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Apr 21 15

Summer Volunteer Intern: EPA Boston Office

by Kris Pieper

EPA Summer Intern Volunteer

 

If you care about the environment and like to work with people to protect it, this is an opportunity for you. During the summer of 2015, New England Environmental Protection Agency (EPA) anticipates a vacancy for a self-motivated, volunteer graduate or undergraduate student. With the EPA regional office in downtown Boston, you will assist in investigating and writing permit requirements for EPA to use in regulating the discharge of pollution to streams, lakes, and marine waters under the federal National Pollutant Discharge Elimination System (NPDES). The NPDES program is one of the most direct and effective tools the United States uses to reduce water pollution and protect aquatic habitats. As a Student Trainee Volunteer assigned to the Water Permits Branch, you will serve as a hands-on assistant to the managers, engineers, scientists, environmental protection specialists, and other professional, administrative, and technical staff in the Water Permits Branch. Tasks will support the development and justification of permit provisions that regulate the discharge of pollutants in stormwater, industrial wastewater and treated municipal sewage in Massachusetts and New Hampshire. Specific tasks may be tailored to your particular experience, skills, and interest.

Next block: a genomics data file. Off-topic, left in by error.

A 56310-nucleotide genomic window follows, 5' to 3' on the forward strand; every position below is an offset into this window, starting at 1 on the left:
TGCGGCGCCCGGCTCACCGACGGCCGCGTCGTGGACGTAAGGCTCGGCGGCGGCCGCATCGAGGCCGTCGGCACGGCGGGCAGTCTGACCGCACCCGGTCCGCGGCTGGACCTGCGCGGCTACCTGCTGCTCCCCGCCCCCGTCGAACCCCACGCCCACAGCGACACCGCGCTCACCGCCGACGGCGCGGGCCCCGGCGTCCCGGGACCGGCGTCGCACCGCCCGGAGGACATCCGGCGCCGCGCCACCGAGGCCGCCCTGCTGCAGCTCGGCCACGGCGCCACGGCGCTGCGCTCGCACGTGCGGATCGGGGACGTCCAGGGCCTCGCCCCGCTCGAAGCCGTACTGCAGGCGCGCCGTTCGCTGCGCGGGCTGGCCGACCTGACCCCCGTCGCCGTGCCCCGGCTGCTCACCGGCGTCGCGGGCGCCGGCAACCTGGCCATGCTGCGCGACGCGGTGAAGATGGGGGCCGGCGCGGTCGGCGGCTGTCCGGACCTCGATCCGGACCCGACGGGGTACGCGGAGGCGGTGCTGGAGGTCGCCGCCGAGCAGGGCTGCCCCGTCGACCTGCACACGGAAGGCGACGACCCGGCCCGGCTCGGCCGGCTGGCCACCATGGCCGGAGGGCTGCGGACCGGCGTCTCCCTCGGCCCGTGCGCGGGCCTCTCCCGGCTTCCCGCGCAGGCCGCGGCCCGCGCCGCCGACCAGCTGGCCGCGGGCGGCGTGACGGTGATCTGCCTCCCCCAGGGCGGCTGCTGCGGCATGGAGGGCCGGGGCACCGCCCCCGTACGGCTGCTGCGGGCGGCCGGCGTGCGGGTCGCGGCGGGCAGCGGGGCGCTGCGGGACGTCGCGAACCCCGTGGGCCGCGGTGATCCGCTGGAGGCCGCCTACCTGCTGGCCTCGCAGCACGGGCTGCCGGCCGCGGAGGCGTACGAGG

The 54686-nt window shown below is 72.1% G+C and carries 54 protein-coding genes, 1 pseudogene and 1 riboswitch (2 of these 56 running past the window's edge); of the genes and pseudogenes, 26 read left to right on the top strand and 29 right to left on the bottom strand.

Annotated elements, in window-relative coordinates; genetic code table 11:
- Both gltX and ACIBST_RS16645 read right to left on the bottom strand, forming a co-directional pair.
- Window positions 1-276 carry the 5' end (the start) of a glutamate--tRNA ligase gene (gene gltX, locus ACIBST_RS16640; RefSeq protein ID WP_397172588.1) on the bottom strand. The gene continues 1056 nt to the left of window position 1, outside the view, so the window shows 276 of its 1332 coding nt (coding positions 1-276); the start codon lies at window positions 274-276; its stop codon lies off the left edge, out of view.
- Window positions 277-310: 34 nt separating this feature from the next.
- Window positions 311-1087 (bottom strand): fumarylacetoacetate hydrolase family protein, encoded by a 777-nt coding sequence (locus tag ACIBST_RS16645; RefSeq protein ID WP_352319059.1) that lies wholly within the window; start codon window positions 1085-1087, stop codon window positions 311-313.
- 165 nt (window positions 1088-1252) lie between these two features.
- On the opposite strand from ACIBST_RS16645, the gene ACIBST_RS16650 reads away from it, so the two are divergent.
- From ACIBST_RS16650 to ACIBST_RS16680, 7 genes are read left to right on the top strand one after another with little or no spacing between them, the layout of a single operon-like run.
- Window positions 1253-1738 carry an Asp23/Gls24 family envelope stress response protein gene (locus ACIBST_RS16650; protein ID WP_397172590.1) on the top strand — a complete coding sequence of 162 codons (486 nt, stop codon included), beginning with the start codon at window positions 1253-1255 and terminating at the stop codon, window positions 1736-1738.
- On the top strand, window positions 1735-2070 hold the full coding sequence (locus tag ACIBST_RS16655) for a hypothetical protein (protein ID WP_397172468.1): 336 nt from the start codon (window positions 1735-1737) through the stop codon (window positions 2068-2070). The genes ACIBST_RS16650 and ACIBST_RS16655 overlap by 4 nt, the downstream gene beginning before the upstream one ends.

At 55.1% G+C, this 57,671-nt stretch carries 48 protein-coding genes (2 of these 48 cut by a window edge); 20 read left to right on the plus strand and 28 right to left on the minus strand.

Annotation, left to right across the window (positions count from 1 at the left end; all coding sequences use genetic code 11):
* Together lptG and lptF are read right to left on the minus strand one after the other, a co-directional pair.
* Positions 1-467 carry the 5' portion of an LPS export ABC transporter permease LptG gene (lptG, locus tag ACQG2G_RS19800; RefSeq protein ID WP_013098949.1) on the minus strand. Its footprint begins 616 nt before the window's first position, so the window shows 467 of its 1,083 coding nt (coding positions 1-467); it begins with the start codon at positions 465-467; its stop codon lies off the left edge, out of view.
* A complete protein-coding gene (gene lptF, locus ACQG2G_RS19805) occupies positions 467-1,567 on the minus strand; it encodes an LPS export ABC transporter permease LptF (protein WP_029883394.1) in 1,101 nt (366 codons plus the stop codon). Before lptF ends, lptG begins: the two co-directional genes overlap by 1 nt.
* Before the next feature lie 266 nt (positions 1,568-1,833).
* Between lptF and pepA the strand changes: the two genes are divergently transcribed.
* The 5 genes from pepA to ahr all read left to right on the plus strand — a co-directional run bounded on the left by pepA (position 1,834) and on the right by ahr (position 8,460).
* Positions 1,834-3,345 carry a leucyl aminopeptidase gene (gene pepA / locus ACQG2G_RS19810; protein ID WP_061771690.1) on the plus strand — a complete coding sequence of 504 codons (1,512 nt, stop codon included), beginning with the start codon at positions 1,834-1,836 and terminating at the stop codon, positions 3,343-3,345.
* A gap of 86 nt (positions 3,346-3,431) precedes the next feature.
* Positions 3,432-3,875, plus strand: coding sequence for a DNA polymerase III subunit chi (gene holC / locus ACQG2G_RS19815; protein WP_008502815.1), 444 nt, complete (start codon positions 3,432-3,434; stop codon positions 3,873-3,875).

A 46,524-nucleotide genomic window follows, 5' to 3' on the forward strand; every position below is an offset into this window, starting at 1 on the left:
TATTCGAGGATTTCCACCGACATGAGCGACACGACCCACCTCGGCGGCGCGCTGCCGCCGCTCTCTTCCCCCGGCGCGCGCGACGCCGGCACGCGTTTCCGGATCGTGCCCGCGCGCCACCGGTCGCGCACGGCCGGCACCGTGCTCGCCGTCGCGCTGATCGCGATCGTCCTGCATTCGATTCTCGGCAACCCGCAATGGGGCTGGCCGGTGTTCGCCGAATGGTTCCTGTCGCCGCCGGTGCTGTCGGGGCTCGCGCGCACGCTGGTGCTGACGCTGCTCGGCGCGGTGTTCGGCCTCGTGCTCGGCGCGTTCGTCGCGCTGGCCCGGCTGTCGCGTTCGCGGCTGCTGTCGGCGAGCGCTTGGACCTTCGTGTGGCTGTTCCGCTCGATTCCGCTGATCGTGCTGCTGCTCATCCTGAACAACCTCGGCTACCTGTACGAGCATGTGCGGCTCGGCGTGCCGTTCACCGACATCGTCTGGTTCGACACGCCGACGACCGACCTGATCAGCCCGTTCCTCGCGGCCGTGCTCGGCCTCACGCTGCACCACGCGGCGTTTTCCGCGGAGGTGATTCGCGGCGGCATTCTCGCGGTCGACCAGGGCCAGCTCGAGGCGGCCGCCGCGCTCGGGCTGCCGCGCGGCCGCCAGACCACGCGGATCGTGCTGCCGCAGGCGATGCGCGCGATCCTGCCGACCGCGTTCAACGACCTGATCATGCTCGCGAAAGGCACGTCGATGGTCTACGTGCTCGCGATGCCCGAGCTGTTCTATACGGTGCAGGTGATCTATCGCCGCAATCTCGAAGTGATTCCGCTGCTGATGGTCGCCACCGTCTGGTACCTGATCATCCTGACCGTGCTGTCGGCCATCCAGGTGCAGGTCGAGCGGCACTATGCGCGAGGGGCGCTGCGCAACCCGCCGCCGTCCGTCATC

The ideal candidate should be graduate or undergraduate student studying engineering, a physical science, or a related field.   Being familiar with the engineering, science, or law of waste water pollution problems and solutions is a plus. The candidate should have the ability to work on teams; the ability to communicate effectively orally and in writing; and the resourcefulness to find and use relevant documents, information, and guidance. EPA New England values a diverse work force.

 

For background on EPA and the NPDES program, you can look at the explanations and links on the following web page: http://www.epa.gov/region1/npdes/index.html

 

If interested, please send a resume and cover letter by mail or E-mail to:

 

David M. Webster, Chief

Water Permits Branch

US EPA Region 1

5 Post Office Square- OEP06-01

Boston, MA 02109-3912

 

webster.david@epa.gov

Apr 21 15

Yale Environment 360 Video Contest – Now Accepting Entries (Cash Prizes!)

by Kris Pieper